The advent of the big-data era has not only seen the volumes of the data ever-growing, but also the complexity and variety of data, more and more real-world business decision makings are relying on understanding how data are related to, correlated, or associated with each other.
Traditional database systems like RDBMS are not designed to tackle this challenge, not even newer big-data frameworks which may have great horizontal scalability but not really on real-time processing capacity. You may think that we’re referring to Hadoop in the first place for its incapacity of real-time-ness and would argue that Spark solves this already. Please read on and we’ll show you how Ultipa Graph compares with Spark head-to-head on the following real-time credit-card or loan application decision-making scenario.
There are a few sub-scenarios during a credit card or loan application, they are:
- Scanning through the application data repository for all phone numbers that each is used by more than 5 applications.
- Sifting through entire application data for multiple applications sharing the same company, referral, mailbox, or device ID (i.e., Phone ID, IP-address and etc.)
- The previous sifting (filtering) rule can be strengthened to use AND, instead of OR operators, and to find out how many applications are sharing the same attributes.
- Finding circles. For instance, application #1 uses Phone #2, which is used by Application #3 which uses Email #4, which is also used by Application #1. In short:
- Application [X] → Phone → Application [Y] → Email → Application [X]
- This sub-scenario requirement is to understand if a 5-node (4-hop path) circle exists and can be further complicated to query for a much deeper/longer-path circle exist, such as 10+ nodes forming a circle?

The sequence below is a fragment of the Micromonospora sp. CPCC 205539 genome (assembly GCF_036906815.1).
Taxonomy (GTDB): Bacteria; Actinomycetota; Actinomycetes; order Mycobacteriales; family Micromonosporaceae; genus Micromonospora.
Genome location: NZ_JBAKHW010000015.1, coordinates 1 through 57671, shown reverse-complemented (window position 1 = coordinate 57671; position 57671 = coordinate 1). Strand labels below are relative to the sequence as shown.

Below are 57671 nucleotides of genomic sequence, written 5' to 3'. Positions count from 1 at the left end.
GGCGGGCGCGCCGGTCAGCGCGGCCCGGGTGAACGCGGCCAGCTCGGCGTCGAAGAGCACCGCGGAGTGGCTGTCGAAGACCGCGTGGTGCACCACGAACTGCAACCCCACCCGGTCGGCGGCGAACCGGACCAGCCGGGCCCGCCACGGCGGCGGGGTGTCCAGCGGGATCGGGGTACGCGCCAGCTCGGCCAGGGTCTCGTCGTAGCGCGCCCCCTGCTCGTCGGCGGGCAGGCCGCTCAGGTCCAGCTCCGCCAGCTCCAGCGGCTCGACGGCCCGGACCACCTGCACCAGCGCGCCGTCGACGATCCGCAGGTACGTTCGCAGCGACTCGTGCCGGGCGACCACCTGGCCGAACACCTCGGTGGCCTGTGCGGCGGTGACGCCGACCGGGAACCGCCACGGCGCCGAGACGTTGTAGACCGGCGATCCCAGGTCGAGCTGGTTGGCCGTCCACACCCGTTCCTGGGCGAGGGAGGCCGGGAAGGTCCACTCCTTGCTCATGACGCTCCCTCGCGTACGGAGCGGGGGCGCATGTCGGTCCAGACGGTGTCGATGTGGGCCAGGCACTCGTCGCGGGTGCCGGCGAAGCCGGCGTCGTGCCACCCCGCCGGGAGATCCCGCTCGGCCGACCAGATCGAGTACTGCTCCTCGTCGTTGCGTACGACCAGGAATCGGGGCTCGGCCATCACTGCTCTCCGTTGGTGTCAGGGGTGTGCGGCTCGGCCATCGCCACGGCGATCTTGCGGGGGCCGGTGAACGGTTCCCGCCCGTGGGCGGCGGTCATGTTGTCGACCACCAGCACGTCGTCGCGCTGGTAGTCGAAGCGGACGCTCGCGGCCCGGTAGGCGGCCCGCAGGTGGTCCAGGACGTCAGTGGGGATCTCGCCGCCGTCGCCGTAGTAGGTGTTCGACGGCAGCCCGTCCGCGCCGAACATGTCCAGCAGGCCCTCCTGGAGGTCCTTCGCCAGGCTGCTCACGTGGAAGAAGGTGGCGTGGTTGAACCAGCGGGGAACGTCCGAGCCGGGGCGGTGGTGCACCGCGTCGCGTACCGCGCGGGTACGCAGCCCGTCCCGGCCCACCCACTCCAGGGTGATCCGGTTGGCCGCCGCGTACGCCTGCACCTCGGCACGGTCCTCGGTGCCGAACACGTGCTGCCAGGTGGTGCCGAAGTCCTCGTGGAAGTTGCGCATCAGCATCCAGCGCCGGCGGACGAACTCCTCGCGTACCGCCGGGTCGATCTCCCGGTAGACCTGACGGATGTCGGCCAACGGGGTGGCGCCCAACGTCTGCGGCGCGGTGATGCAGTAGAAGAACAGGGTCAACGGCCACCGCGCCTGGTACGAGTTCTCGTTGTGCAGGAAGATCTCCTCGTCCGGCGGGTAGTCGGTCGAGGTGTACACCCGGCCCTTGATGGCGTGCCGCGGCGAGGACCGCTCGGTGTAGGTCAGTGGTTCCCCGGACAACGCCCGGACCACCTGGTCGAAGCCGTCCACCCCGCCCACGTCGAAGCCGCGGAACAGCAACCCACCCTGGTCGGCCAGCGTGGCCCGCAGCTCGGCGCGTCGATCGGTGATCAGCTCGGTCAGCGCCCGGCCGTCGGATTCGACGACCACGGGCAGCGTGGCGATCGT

- Community detection to categorize applicants into different communities will help the credit-card/loan company to better understand
To tackle the above scenarios, we have to first think about how to construct a data model that best addresses the data correlation needs in these sub-scenarios. Here is one simple way to define the schema graphically:
- Each application is considered a node;
- All attributes of an application, such as email, company, device, phone, ID# are also taken as nodes respectively;
The above schema design is entirely different from a traditional table or column-based SQL-style schema design. When we are trying to find the shortest correlations between any two applications, simply check if the two applications share a common attribute node, such as email, phone, ID#, Device-ID or company.
Real-time Pattern Matching in a large Graph Dataset
The above screenshot shows that in a large dataset of over 200 million applications and associating attribute nodes, Ultipa Graph takes a 1.x second turn-around time for sub-scenario-1 and Spark system would need at least 13-minute to return, this is a 400-to-500 times performance edge. More than just performance advantages, completing this scenario takes only 1 line of coding: